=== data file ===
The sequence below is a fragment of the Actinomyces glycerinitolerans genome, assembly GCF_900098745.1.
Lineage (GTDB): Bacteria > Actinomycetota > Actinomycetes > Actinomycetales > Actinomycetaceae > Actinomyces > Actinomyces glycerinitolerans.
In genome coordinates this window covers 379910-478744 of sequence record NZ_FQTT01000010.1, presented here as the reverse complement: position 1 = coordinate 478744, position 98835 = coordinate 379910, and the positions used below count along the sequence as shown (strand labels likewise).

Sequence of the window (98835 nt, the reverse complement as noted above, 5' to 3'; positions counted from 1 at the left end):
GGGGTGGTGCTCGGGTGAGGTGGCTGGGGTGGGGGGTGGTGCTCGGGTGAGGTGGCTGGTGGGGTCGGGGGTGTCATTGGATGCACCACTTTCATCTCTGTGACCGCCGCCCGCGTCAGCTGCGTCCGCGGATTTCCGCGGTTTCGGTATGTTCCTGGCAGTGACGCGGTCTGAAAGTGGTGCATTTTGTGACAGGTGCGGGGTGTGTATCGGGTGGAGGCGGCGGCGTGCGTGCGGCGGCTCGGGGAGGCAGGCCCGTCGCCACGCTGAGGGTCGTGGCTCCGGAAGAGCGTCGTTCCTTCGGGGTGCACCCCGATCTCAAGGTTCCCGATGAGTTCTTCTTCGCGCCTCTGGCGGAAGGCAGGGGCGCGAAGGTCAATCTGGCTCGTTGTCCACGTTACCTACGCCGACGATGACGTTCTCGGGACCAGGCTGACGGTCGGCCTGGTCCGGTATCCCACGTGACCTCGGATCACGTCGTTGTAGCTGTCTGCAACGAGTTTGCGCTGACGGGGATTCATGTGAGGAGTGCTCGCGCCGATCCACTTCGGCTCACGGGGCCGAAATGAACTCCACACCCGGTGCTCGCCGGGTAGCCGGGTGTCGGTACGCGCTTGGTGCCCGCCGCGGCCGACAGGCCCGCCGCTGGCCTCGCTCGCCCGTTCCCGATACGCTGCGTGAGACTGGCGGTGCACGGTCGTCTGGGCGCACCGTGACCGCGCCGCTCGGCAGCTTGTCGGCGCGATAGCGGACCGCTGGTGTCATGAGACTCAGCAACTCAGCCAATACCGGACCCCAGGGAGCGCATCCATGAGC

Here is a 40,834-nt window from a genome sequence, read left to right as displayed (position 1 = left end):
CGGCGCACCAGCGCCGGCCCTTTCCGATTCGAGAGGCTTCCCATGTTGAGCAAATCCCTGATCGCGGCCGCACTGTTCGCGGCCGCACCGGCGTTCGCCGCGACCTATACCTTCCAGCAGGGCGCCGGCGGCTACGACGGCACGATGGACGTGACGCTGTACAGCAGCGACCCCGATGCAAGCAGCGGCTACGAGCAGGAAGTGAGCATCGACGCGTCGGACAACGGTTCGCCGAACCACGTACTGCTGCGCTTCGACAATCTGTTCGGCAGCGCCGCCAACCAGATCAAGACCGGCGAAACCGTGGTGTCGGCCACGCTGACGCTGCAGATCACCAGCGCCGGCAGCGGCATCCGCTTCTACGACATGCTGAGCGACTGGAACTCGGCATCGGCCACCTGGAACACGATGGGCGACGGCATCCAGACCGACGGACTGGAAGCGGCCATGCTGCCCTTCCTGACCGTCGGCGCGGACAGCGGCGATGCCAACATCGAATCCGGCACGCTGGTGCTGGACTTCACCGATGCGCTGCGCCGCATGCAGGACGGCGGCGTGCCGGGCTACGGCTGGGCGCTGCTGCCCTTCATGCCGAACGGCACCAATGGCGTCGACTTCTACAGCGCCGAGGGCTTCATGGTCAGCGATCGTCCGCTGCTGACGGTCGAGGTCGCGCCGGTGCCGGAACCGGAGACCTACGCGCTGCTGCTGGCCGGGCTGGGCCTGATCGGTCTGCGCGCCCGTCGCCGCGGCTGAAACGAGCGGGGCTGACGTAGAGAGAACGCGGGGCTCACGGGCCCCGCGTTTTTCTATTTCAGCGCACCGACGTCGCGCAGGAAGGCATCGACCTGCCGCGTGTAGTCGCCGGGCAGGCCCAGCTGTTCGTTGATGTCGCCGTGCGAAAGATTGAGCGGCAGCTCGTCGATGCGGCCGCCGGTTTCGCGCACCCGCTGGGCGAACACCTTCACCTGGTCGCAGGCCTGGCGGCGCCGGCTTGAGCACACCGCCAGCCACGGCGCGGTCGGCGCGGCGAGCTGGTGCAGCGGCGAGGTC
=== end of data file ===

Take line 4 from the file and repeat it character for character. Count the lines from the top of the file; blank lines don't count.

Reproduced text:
Sequence of the window (98835 nt, the reverse complement as noted above, 5' to 3'; positions counted from 1 at the left end):